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    From my research only, not personal experience, the PIP now has -one- traction battery, a LiIon unit that is very heavy. And powerful. It charges and uses it like a "normal" Prius, -AND- you can charge it by plugging in, either to 115V or 230V. It charges faster on 230V.

    It appears to be evolving rapidly. The 2010 setup is different from the current setup.

    Just for those who thought they knew what it was from the prototypes, which were different from the 2010 production, and those are different from the current production.
     
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  17. GasperG

    GasperG Senior Member

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    Ever heard of ICE and battery working together for lower consumption, EV Boost? I mean if you end the drive with 400 Wh less energy in the battery, this energy would deliver higher MPG, is that not so? To measure how much would that be I just gave a number in pure EV terms how else would you measure?
     
  18. Bill Norton

    Bill Norton Senior Member

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    Pure EV terms for a Prius is a very slow to accelerate <25 mph ordeal.
    I realize 400 Wh hour has an equivalent in MPG of gas when in the Prius but how could that be measured as MPG in a typical 40 minute commute? MPG always varies with each tank full.
    Good luck quantifying, maybe, 400 Wh a day added to a Prius that tries to keep its battery in a limited range.
    This charger will not be cheap. Topping the battery in a controlled manner might be difficult. Will you have thermal management?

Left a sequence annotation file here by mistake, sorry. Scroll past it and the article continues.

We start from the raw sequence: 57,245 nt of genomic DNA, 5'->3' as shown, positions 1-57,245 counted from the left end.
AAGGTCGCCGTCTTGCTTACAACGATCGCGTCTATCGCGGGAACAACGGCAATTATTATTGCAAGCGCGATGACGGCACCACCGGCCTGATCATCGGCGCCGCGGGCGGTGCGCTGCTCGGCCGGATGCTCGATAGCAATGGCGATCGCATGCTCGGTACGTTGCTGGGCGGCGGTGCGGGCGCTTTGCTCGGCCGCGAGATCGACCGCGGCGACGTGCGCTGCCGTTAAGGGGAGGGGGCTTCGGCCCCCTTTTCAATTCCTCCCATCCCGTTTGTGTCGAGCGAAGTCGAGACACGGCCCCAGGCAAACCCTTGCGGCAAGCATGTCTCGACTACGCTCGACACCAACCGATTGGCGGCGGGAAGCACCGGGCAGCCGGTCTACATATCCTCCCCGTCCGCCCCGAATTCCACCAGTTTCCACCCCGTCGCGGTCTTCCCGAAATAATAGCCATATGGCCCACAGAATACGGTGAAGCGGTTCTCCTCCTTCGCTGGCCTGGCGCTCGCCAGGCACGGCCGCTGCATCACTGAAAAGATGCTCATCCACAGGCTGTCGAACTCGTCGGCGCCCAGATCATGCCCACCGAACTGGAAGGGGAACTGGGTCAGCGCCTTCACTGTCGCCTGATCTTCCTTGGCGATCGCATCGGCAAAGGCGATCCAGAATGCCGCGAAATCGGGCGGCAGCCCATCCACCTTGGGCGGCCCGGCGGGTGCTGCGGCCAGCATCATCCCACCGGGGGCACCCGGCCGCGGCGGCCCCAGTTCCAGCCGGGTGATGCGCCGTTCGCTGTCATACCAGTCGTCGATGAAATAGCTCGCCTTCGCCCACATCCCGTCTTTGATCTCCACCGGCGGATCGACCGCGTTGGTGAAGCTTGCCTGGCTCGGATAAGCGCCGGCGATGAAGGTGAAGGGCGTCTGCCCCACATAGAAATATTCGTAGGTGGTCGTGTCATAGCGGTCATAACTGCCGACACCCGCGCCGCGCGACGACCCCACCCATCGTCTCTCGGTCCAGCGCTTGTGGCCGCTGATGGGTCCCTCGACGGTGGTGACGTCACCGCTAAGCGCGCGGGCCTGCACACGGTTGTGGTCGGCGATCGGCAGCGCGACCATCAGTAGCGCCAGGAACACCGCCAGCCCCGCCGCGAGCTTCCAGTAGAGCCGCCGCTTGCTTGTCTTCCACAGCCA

Is tapping into an old Prius really worth a very tiny amount of power that can be added to the battery?

    You sound like a techno geek like me.
    I'm bailing out and getting a Volt.
    I'll be getting a free 38 miles at work each day. Might cost $0.40, but I'm worth it, besides we're doing it for the children....

    Who wants to buy the second most expensive '10 Prius, next to a Prius V with ATP???
     
  19. Kronos316

    Kronos316 Junior Member

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    Ok I decided not to monkey with the prius battery. :/ If I need better mpg, ill convert it to calories per hr and take my bicycle..lol
     
  20. css28

    css28 Senior Member

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    The best way to have a full battery as you depart is to sit in the car for a minute after the engine starts before taking off.

    You can force the engine to start immediately by tapping the accelerator.